“My manager was furious with me,” recalled Mas. “I was like I guess I can’t eat anymore. I’ll just purge every meal. Then it became a habit. It was a terrible thing to go through, but it’s not uncommon. Women are under tremendous pressure; the camera adds weight so if you’re going to be photographed you have to be skinny. It was so hard to stop and I know I messed up my body in many ways. It was very hard to recover from and there are things I’m still recovering from because I did it for so long.”
The night she got stabbed… nine times
Few artists have ever gone through an incident like Mas had one night in the apartment she was renting along the Jersey Shore in January 1986.
It was about one week after Mas had performed at The Stone Pony as part of a benefit to help workers affected by the closing of the 3M plant in Freehold. While she was sleeping, someone broke into her room, stabbing her nine times and slitting her throat. The person reportedly stole just two items - her Telecaster guitar and her trademark hat. Somehow - and she’s still unsure how she did it - she not only continued performing live, but did a show one week later, just days after leaving the hospital.
“I guess when you’re young and something like that happens to you there’s a part of you that’s living in denial as a way of protecting yourself,” explained Mas. “For example, to this day, I don’t remember anything about it. I remember going to bed and I remember a knock on the internal door of the house. It was a house that people would rent for the summer and so you had a lot of yuppy students and such. I was living in the landlord’s apartment at the time. He and his father would come weekends to do work on the house. Thankfully, he was there that night and sleeping on a sofa in the living room. He heard something - God knows what he heard - and knocked at the door. That was the first conscious moment that I remember.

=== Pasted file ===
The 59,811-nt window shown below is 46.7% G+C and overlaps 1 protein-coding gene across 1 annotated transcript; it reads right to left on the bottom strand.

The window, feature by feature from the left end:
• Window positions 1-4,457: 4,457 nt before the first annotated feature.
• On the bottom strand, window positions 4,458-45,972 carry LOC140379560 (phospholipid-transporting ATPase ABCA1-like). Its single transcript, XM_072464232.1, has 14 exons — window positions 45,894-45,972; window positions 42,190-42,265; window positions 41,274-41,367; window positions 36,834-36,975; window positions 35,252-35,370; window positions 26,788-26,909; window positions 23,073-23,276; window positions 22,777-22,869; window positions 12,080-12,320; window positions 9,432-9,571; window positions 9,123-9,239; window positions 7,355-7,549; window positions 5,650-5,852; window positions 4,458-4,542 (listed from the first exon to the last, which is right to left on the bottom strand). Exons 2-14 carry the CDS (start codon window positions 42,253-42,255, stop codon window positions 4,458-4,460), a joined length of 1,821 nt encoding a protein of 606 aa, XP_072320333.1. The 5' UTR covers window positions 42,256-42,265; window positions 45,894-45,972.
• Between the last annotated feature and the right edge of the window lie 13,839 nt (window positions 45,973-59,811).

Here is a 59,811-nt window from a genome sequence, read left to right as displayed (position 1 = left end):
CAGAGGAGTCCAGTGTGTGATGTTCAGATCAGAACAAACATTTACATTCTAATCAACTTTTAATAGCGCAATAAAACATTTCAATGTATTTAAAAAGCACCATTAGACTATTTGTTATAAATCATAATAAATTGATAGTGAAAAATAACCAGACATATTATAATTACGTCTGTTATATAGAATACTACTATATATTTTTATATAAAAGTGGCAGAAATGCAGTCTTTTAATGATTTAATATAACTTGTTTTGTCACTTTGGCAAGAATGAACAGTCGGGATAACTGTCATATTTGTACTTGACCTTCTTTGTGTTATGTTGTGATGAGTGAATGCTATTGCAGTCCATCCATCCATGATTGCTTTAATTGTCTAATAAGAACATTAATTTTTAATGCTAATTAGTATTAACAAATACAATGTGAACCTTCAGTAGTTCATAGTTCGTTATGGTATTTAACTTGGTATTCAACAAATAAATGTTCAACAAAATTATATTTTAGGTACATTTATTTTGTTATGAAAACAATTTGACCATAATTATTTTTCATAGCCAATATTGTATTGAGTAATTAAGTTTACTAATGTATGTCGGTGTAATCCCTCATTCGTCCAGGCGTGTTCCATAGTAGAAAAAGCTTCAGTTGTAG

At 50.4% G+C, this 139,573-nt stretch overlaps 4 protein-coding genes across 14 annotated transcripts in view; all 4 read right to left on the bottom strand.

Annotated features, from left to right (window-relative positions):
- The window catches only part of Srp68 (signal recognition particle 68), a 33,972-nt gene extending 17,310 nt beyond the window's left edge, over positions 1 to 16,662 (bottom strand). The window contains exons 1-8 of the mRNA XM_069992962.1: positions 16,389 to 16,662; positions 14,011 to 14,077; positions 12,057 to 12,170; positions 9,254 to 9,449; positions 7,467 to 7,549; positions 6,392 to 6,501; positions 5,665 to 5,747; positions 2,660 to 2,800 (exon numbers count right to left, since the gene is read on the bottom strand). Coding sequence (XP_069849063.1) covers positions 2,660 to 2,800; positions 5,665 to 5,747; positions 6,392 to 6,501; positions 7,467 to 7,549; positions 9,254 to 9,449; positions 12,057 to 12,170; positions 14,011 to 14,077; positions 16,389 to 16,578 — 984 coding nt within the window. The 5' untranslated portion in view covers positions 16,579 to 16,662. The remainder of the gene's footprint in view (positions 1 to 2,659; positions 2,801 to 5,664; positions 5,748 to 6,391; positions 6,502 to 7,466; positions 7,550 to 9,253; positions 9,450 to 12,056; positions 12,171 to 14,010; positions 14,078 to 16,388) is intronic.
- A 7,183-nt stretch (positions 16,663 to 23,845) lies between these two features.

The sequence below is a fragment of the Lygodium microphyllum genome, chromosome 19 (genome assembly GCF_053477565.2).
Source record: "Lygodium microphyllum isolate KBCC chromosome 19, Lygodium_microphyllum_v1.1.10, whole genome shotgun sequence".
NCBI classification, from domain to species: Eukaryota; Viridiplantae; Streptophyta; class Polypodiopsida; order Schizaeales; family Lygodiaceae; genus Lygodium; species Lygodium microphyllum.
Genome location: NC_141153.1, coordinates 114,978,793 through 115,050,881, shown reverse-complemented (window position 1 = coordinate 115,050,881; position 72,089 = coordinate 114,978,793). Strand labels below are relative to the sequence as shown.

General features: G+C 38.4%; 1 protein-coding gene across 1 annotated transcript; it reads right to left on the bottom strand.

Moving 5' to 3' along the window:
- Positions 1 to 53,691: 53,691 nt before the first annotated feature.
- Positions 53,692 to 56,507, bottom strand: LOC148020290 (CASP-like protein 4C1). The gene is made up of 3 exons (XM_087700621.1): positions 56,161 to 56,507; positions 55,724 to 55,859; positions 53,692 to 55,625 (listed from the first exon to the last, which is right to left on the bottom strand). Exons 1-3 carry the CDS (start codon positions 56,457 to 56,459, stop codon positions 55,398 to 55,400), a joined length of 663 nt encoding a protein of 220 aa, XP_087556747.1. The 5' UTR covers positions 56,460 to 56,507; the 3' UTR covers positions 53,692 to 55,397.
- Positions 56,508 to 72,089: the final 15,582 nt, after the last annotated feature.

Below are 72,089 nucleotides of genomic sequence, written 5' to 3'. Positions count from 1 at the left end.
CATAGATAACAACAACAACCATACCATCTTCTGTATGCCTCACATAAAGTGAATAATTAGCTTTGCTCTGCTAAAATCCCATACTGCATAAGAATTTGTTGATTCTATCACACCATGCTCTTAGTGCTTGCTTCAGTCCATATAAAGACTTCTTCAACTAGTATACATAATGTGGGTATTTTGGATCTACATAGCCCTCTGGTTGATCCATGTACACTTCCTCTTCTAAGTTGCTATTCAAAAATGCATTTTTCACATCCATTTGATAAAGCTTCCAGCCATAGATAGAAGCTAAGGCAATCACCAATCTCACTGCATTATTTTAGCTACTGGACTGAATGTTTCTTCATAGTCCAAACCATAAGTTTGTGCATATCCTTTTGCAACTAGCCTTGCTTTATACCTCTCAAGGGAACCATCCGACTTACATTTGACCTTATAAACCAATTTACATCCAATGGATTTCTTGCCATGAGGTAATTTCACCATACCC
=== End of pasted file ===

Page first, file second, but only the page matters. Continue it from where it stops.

“I remember looking at the door, hearing somebody knock, and crawling to unlock the bolt lock,” continued Mas. “Then I remember him saying, ‘Who did this to you?’ And I remember the chest tube, it’s kind of hard to forget that. I don’t remember anything else. I think that same sort of denial you have that allows you to function sort of allowed me to function and keep playing because it was all I was thinking about. My parents said when they got there from Morristown, I was talking about canceling rehearsal. All I was thinking about was music - that’s what got me through it.”
Mas had to blow into a tube everyday to try to raise a ball up the tube in an effort to exercise her lungs and help them repair. Doctors told her it was a miracle that she could breathe effectively within a few days. She was well enough to practice the Thursday after the stabbing and play a concert the next day.
She does admit having some scary moments down the road though like the time a strange looking guy came up to her after an outdoor show she did for WDHA. The guy had thick glasses she describes as the kind psycho killers in movies often have, worn an army jacket, and just seemed a bit off to her.